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Addicts find renewed hope in the heart of the city

By Keshav Pariat

For the average reader, the morning may

bring thoughts of the work day or school day ahead, even perhaps breakfast. But how many think about when they’ll next have a drink or get a drug fix? For those who are addicted to either alcohol or drugs, getting a hit may be their first priority when they wake up.

According to Meghalaya Police statistics, there are 17,833 drug users in the state, with 1,000 cases registered in Shillong every year.

Shocking as these numbers may be, they are likely to represent only a fraction of the truth.

According to Roney Lyndem, Project Coordinator, New Hope Centre (NHC), which helps with de-addiction, the problem could be far greater.

The majority are men, but there is a rising trend of addiction among women.

“As a society, we tend to hide these things. It’s a cultural thing among Khasis that, traditionally, women did not smoke or drink,” Lyndem said. “This is changing as Khasis are coming under the influence of practices from abroad.”

The problem of addiction is not limited to Khasis, only, Lyndem added, but is also noticeable in other communities that reside in Shillong.

Hard figures on the issue are hard to come by, but there is a paucity of resources to combat the problem. NHC has a 15-bed hostel that is currently home to 18 inmates in the heart of the city.

Lyndem has been working for two years at NHC after pursuing a Masters in Counseling and Psychology, adding a certificate in de-addiction in the process. He was drawn to this field partly through his own personal experience with addiction; he describes himself as a former alcoholic, although not a chronic one, and he was able to realize when it had become too much.

The Centre is an initiative of the Khasi Jaintia Presbyterian Assembly. It also receives limited funding from Ministry of Social Justice and Empowerment in New Delhi. The state government, through the Social Welfare Department, “doesn’t help very much”, according to Lyndem. They do, however, act as a conduit between NHC and the central government. The lack of funding also hinders the Centre’s efforts to reach out to every part of the state. Poor roads and communications are further hindrances. NHC conducts awareness camps regularly (most recently, one was conducted in Byrwa, Ri-Bhoi, on Saturday), but with proper funding more staff could be hired and better post-treatment care could be arranged for former inmates.

Lyndem feels that the police are trying to help, but more needs to be done. They need to be sensitive.

The police do refer addicts to the Centre to get help. Doctors, too, play a role in this, but another way through which people come to the NHC is through knowing past inmates.

According to Lyndem, the NHC sees a 40 percent success rate. One of the biggest factors working against inmates who return to society is unemployment. The Centre is hoping to combat that by starting employment schemes. However, just having a job is no guarantee. “Addiction knows no barrier,” says Lyndem. “This disease, as we call it, can grab hold of anyone.”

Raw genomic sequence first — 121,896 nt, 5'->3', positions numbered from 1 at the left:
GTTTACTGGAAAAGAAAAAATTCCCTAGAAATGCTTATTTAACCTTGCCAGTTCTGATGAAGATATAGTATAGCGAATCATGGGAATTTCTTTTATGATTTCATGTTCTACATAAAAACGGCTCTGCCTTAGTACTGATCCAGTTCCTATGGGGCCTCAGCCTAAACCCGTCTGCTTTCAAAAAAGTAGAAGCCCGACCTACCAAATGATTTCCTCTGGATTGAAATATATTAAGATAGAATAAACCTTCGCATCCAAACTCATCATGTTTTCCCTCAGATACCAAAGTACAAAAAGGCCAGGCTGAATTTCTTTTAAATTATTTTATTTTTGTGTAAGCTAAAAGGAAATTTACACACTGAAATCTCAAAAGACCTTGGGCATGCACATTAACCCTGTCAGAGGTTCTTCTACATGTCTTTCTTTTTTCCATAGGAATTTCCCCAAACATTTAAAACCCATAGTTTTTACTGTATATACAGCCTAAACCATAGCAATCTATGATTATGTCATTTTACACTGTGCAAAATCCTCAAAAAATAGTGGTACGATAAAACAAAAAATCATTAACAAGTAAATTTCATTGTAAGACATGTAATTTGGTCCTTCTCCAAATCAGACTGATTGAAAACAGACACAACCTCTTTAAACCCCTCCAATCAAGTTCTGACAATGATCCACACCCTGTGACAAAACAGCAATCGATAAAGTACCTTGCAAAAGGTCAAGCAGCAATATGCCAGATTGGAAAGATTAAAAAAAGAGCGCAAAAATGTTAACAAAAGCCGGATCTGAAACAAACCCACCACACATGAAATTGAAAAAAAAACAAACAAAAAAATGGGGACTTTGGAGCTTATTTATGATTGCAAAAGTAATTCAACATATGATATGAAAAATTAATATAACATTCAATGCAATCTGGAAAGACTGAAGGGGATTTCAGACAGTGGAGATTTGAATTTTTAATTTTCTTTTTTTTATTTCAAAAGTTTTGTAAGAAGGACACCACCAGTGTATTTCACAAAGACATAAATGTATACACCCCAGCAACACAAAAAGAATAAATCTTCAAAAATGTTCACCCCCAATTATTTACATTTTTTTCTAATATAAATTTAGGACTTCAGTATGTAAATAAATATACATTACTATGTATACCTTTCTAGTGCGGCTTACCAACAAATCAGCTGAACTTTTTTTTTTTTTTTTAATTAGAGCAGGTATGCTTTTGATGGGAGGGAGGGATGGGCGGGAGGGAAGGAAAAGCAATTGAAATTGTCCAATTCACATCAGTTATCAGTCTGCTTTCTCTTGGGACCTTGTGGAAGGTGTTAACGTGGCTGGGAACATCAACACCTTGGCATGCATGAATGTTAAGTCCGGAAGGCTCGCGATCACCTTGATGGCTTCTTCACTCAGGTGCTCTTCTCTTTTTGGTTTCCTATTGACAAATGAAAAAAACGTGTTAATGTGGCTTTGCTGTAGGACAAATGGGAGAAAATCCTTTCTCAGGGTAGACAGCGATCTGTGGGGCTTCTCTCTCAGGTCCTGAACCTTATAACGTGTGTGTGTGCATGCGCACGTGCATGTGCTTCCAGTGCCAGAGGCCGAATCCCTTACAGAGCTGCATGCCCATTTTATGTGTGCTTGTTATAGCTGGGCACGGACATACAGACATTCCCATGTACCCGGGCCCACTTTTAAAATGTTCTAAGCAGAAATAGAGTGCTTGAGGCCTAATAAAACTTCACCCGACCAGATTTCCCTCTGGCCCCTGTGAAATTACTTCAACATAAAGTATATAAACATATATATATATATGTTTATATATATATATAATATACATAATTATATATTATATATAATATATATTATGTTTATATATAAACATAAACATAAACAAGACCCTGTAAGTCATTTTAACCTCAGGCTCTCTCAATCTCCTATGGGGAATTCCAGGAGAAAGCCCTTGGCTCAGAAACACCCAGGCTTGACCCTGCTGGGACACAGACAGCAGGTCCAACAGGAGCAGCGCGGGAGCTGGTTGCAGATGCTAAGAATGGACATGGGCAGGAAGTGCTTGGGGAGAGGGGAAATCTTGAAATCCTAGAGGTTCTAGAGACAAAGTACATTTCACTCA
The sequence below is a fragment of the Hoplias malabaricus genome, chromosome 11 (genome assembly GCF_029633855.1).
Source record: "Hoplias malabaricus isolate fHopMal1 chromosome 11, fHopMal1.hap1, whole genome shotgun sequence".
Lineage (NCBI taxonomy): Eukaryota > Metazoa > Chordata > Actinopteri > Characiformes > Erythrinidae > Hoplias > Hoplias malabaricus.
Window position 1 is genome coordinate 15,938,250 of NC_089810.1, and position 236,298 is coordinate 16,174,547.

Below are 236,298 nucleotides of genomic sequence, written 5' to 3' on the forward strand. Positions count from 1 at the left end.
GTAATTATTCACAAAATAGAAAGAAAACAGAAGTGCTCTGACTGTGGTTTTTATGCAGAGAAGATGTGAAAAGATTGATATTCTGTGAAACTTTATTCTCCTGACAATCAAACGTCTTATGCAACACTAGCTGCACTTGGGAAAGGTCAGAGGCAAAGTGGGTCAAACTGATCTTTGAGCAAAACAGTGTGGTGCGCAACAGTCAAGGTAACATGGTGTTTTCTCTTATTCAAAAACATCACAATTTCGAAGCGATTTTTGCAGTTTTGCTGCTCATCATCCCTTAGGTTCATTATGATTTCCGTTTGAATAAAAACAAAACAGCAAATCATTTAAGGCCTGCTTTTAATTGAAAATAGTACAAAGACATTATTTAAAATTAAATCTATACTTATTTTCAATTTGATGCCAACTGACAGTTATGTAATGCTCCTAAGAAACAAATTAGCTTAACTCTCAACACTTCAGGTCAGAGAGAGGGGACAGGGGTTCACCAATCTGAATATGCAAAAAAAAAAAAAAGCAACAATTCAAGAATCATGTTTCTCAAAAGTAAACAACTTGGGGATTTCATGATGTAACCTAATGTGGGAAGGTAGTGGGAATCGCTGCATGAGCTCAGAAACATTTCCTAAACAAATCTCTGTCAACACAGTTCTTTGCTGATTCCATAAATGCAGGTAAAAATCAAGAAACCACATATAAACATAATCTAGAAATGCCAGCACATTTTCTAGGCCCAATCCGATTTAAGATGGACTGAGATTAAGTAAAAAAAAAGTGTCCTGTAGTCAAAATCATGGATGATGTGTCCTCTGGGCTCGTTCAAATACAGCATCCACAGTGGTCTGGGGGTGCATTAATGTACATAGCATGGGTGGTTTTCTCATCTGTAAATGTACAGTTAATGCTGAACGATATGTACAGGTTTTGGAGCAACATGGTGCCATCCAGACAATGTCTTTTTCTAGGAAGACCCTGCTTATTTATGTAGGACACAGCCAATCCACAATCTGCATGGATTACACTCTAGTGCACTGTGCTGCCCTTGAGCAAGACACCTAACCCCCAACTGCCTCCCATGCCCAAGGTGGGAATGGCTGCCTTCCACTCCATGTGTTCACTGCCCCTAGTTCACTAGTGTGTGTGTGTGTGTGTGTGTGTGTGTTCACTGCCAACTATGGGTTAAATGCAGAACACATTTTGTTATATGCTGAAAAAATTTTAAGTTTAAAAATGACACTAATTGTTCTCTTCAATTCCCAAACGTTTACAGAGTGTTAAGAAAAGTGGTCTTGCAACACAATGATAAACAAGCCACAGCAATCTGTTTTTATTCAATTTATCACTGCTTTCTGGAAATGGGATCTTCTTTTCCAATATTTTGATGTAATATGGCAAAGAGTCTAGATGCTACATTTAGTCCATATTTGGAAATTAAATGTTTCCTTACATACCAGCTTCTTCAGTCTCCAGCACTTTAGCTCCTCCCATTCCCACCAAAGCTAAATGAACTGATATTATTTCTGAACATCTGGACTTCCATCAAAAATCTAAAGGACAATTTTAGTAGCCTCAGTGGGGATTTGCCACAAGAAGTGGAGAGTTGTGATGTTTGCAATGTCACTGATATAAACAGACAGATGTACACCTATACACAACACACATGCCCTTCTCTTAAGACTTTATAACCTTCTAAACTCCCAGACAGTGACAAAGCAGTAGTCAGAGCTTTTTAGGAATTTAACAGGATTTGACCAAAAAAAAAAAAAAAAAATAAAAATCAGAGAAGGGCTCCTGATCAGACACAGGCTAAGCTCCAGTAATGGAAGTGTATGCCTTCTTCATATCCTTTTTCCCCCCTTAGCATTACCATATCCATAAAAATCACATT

Even those inmates who have jobs may relapse. The Centre encourages its inmates to come back after two months for a follow-up, but this is difficult given that many live far away from Shillong.

The treatment programme at New Hope Centre takes three months and involves a period of detoxification, followed by counseling. A combination of group therapy and individual counseling is used, within a spiritual and psychological context. The Twelve-step programme pioneered by Alcoholics Anonymous is also used.

The Ministry of Social Justice and Empowerment wanted a two-month programme, but NHC found this to be insufficient, as some addicts require intense detoxification.

There is also a need for the community to do more. Ordinary people need to come together in their localities and ensure that people are not selling drugs or illegal alcohol. Even licensed wine shops and bars near schools can pose a problem, with Lyndem giving Laitumkhrah as a prime example.

Lyndem also called for a change in attitude towards street children. According to a study by Childline, 70 street children were identified in the commercial areas of Shillong who use drugs, often dendrite. What many people do not understand is that sniffing dendrite helps kill the hunger that many of these children suffer from.

Another way society can help is to be aware of the signs of addiction. These include isolating oneself from family, seeing one’s grades go down and poor attendance at work. At the early stages, an addict can successfully hide the problem from friends or family, but a chronic addict will find it impossible to do so.

And what of the government? Although it does provide some funding, a lot of state revenue comes through the sale of alcohol, so there is little immediate incentive for it to help, especially when the costs of drug or alcohol addiction (through medical care and a reduction in productivity) are long-term and harder to measure.

There is no easy solution, but that does not mean that Meghalaya can ignore the problem. “We can’t just look at the issue and turn our heads away,” Lyndem cautioned.

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